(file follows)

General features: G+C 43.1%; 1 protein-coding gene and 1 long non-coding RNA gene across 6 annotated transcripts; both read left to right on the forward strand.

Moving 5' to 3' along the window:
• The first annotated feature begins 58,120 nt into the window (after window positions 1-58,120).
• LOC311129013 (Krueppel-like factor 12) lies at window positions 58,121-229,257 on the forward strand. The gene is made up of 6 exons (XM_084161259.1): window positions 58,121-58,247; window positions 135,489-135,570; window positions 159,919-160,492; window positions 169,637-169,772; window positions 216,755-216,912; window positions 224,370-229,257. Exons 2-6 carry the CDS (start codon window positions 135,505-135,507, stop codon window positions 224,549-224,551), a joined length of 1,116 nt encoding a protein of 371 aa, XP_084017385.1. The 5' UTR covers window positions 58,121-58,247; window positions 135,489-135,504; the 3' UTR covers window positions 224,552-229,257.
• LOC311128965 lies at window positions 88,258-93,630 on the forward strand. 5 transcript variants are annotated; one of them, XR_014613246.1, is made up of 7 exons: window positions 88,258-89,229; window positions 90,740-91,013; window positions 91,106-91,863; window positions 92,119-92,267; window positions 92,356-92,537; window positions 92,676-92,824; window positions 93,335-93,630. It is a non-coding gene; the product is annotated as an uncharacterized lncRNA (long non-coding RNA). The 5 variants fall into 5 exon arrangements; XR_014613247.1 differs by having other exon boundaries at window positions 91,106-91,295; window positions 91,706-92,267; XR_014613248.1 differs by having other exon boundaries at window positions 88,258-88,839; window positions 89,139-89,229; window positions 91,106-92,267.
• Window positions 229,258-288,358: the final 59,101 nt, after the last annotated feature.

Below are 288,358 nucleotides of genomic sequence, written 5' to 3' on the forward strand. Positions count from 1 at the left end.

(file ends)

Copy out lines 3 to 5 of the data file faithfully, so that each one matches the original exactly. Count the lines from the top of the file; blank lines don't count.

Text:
• The first annotated feature begins 58,120 nt into the window (after window positions 1-58,120).
• LOC311129013 (Krueppel-like factor 12) lies at window positions 58,121-229,257 on the forward strand. The gene is made up of 6 exons (XM_084161259.1): window positions 58,121-58,247; window positions 135,489-135,570; window positions 159,919-160,492; window positions 169,637-169,772; window positions 216,755-216,912; window positions 224,370-229,257. Exons 2-6 carry the CDS (start codon window positions 135,505-135,507, stop codon window positions 224,549-224,551), a joined length of 1,116 nt encoding a protein of 371 aa, XP_084017385.1. The 5' UTR covers window positions 58,121-58,247; window positions 135,489-135,504; the 3' UTR covers window positions 224,552-229,257.
• LOC311128965 lies at window positions 88,258-93,630 on the forward strand. 5 transcript variants are annotated; one of them, XR_014613246.1, is made up of 7 exons: window positions 88,258-89,229; window positions 90,740-91,013; window positions 91,106-91,863; window positions 92,119-92,267; window positions 92,356-92,537; window positions 92,676-92,824; window positions 93,335-93,630. It is a non-coding gene; the product is annotated as an uncharacterized lncRNA (long non-coding RNA). The 5 variants fall into 5 exon arrangements; XR_014613247.1 differs by having other exon boundaries at window positions 91,106-91,295; window positions 91,706-92,267; XR_014613248.1 differs by having other exon boundaries at window positions 88,258-88,839; window positions 89,139-89,229; window positions 91,106-92,267.